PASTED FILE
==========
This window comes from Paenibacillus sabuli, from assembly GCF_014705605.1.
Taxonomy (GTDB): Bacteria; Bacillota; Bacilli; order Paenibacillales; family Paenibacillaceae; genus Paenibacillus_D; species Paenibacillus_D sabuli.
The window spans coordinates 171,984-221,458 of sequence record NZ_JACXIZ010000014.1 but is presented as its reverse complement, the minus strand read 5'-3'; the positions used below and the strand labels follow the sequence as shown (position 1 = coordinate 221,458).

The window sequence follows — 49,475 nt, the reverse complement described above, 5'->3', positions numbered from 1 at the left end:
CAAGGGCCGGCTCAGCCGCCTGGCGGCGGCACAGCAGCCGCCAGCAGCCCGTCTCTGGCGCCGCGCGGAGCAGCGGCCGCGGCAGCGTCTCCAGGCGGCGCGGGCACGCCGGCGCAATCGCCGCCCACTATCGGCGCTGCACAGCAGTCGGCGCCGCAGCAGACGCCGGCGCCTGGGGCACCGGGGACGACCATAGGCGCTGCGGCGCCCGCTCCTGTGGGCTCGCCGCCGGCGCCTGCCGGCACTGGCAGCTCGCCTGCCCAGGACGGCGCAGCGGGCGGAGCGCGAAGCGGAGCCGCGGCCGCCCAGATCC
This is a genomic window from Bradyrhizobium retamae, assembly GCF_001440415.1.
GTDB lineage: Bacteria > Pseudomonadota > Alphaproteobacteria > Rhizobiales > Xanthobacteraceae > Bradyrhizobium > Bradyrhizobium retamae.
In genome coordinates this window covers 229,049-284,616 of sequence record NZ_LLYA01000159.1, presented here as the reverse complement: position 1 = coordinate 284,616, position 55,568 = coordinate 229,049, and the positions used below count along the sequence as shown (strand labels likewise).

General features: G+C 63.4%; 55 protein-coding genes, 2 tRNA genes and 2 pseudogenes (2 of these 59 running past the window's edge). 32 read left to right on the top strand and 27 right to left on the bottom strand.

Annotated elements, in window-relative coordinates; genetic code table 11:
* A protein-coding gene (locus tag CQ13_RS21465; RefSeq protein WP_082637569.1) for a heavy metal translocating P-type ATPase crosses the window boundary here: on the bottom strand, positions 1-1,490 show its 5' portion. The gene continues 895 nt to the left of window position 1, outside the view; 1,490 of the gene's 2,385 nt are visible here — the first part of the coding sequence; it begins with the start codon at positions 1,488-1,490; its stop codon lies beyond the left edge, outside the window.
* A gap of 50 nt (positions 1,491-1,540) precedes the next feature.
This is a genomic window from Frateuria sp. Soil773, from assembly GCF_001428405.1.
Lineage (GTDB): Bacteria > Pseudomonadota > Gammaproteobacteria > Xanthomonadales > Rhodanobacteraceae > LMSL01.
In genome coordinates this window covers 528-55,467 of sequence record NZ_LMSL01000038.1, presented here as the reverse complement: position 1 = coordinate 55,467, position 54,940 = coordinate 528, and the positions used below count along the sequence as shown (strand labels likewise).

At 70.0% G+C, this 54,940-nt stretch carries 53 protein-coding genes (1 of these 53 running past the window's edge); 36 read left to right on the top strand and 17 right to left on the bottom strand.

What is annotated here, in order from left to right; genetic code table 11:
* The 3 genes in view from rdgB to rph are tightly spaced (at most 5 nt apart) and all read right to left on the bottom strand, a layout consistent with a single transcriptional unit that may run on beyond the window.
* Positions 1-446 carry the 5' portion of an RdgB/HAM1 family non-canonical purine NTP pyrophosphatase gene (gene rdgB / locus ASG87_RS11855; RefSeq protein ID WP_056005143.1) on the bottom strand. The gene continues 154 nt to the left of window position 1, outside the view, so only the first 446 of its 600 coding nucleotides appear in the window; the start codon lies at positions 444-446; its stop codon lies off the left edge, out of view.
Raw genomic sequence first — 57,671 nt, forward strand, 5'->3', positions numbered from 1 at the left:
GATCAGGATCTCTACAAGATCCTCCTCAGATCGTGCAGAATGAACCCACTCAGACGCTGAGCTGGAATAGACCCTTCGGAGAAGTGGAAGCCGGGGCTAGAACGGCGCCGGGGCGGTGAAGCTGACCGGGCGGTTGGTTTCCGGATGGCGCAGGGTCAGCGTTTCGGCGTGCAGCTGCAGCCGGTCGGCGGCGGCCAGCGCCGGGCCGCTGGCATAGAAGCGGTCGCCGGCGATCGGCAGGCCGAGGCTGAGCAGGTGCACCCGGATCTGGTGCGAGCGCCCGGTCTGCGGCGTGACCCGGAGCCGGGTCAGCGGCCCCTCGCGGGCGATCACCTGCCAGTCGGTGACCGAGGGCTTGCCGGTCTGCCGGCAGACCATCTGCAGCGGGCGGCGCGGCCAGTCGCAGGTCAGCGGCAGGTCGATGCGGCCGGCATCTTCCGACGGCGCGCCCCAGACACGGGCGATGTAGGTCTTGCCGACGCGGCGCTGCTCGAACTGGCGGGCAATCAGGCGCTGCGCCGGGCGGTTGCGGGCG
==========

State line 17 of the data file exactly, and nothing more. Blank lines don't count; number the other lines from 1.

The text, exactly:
What is annotated here, in order from left to right; genetic code table 11: